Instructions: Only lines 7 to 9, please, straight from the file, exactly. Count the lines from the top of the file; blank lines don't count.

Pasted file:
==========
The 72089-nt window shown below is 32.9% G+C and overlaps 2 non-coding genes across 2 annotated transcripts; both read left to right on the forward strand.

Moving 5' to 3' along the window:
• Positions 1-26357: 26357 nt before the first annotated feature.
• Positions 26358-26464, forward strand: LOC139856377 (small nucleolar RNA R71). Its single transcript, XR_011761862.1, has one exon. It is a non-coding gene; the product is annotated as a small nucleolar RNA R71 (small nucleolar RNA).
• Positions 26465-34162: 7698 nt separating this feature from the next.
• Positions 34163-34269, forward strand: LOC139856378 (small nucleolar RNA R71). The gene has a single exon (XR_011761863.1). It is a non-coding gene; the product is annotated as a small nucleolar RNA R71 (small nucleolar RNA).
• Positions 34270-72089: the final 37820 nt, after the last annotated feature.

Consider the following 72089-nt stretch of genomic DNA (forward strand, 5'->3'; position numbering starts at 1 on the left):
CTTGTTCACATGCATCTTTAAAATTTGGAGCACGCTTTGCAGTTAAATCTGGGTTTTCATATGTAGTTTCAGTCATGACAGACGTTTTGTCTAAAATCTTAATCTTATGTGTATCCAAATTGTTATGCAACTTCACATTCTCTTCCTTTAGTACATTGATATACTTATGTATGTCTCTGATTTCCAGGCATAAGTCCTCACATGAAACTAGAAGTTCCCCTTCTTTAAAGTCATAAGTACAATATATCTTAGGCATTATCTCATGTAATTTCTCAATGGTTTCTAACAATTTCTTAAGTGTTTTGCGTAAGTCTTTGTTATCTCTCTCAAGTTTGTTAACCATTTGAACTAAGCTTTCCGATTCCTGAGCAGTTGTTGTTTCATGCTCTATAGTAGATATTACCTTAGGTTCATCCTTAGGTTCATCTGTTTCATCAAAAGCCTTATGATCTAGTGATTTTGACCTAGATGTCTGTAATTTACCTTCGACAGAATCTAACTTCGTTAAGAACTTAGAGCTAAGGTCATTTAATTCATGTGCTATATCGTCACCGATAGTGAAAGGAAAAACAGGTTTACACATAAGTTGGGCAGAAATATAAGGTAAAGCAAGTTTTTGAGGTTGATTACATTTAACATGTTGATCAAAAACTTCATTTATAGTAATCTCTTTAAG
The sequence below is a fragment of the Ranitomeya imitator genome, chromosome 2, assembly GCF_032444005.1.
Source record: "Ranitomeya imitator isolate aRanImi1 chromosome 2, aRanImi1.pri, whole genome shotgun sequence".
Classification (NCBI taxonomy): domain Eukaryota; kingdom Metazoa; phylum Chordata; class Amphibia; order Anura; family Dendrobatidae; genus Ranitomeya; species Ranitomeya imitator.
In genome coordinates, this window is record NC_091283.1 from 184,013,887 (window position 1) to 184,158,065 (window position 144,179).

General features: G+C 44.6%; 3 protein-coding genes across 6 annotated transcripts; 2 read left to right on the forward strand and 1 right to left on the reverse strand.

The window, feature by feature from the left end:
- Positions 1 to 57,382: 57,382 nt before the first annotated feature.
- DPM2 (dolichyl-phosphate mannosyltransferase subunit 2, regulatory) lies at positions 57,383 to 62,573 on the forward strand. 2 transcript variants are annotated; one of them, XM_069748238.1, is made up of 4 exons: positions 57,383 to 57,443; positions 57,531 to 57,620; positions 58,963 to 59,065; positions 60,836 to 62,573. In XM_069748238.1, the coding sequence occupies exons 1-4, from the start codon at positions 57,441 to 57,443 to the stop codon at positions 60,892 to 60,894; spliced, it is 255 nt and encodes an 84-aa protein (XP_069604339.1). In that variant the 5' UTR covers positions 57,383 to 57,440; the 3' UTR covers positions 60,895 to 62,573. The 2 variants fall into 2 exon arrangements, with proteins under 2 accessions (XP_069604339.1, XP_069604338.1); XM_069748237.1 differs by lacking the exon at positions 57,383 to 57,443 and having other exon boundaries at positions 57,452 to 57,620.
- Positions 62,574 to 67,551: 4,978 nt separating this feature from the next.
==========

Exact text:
• Positions 34270-72089: the final 37820 nt, after the last annotated feature.

Consider the following 72089-nt stretch of genomic DNA (forward strand, 5'->3'; position numbering starts at 1 on the left):
CTTGTTCACATGCATCTTTAAAATTTGGAGCACGCTTTGCAGTTAAATCTGGGTTTTCATATGTAGTTTCAGTCATGACAGACGTTTTGTCTAAAATCTTAATCTTATGTGTATCCAAATTGTTATGCAACTTCACATTCTCTTCCTTTAGTACATTGATATACTTATGTATGTCTCTGATTTCCAGGCATAAGTCCTCACATGAAACTAGAAGTTCCCCTTCTTTAAAGTCATAAGTACAATATATCTTAGGCATTATCTCATGTAATTTCTCAATGGTTTCTAACAATTTCTTAAGTGTTTTGCGTAAGTCTTTGTTATCTCTCTCAAGTTTGTTAACCATTTGAACTAAGCTTTCCGATTCCTGAGCAGTTGTTGTTTCATGCTCTATAGTAGATATTACCTTAGGTTCATCCTTAGGTTCATCTGTTTCATCAAAAGCCTTATGATCTAGTGATTTTGACCTAGATGTCTGTAATTTACCTTCGACAGAATCTAACTTCGTTAAGAACTTAGAGCTAAGGTCATTTAATTCATGTGCTATATCGTCACCGATAGTGAAAGGAAAAACAGGTTTACACATAAGTTGGGCAGAAATATAAGGTAAAGCAAGTTTTTGAGGTTGATTACATTTAACATGTTGATCAAAAACTTCATTTATAGTAATCTCTTTAAG